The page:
Prescott Council questions prospect of 3 new roundabouts on Hwy. 89
PRESCOTT - The possibility of three new roundabouts on North Highway 89 near its intersection with Willow Creek Road raised concerns among Prescott City Council members this week.
The matter came up while the council was considering cancellation of a May 2011 intergovernmental agreement with the Arizona Department of Transportation (ADOT) that obligated Prescott to contribute $50,000 toward design costs near the intersection.
But because the Central Yavapai Metropolitan Planning Organization (CYMPO), of which Prescott is a member, has since stepped up to cover the cost of the design, the $50,000 contribution was no longer necessary. Council members unanimously agreed to cancel the earlier agreement.
Even so, Mayor Marlin Kuykendall maintained that the city's involvement in planning for the corner was more important than the money.
For instance, he questioned the preliminary concept of constructing three roundabouts in a relatively short distance - at Perkins Drive, the new Deep Well Ranch Road (north of Ruger Road), and a new realigned Willow Creek Road (north of Deep Well Ranch Road).
"Conceivably, we could be looking at three roundabouts in that area?" Kuykendall asked. "Those are going to be awfully close together."
City Manager Craig McConnell noted that while the three-roundabout scenario is possible, the design is still in the works, and some questions still remain on the configuration.
Meanwhile, McConnell said city officials have been pushing for a "grade-separated" intersection, using a flyover that would allow for unimpeded traffic flow, at the northernmost Highway 89 intersection, at the realigned Willow Creek Road.
"Our feeling is that traffic should not stop there," McConnell said of the realigned Willow Creek Road intersection. "It should be a grade-separated."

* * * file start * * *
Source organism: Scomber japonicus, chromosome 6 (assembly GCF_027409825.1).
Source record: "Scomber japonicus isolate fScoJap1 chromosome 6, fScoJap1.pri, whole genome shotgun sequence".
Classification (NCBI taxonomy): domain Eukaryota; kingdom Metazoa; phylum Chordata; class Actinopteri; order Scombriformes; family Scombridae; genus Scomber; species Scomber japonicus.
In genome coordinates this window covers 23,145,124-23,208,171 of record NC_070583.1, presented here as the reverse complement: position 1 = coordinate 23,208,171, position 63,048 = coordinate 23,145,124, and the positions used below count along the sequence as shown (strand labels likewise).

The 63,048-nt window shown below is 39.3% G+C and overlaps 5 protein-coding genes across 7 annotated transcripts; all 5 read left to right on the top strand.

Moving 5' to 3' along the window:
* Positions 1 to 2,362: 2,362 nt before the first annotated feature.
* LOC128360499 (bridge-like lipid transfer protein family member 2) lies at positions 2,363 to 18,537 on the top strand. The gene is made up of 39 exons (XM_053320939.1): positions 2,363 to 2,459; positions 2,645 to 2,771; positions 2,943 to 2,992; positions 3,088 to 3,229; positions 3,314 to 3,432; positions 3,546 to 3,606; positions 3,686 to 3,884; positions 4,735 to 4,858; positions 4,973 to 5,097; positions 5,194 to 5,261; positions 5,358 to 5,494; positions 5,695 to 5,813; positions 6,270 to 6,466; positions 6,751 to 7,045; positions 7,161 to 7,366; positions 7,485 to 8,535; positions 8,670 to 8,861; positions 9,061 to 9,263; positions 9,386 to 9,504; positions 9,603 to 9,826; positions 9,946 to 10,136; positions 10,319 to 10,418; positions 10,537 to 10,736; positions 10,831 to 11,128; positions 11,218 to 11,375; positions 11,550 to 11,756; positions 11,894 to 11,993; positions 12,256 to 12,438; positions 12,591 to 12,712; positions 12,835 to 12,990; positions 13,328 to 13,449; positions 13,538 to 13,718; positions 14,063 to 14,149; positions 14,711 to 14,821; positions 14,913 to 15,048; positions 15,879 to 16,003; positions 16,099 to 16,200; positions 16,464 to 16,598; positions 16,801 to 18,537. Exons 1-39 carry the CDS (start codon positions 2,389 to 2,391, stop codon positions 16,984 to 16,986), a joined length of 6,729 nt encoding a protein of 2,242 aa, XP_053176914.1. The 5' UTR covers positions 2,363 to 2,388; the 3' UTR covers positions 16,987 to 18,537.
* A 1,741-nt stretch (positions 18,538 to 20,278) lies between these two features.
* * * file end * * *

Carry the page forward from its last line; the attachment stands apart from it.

Kuykendall also had questions about what would happen to the existing Willow Creek Road, after a realignment would move the road to the east. He voiced concerns for the businesses in the area, as well as the nearby Prescott Airport.
"It appears to me that the state and the county are taking a lot of liberty" with the roads in the area, Kuykendall said, adding that some of the area commerce has developed around the existing intersection.
Engineering Services Director Mark Nietupski said city officials have been attending meetings on the design of road. But, he said, the state has jurisdiction over Highway 89.
In response to a question from Councilman Chris Kuknyo about who was the "driving force" for the widening/realignment project, Nietupski said, "ADOT is the driving force; 89 is a state highway," he said, adding, "Their primary focus is the safe management of traffic."
CYMPO Administrator Chris Bridges added, "Ultimately, it does come down to - it's a state highway."
The intersection design is a part of ADOT preparations for the future widening of Highway 89 between Prescott and Chino Valley.
The first phase, which the state plans to begin in 2014, would widen the stretch from the Highway 89A intersection to north of Ruger Road.
The second phase - scheduled for 2016 - would widen the highway from that point, north to the southern limits of Chino Valley.
Along with the money for the design, Bridges said CYMPO also likely would provide about $2.2 million for construction of two "off-system" sections of new roadway - running between the realigned Willow Creek Road and Perkins Drive, and between Ruger Road and Highway 89.
The state currently has $10 million budgeted for the first phase of the widening, Bridges said, and $15 million for the second phase.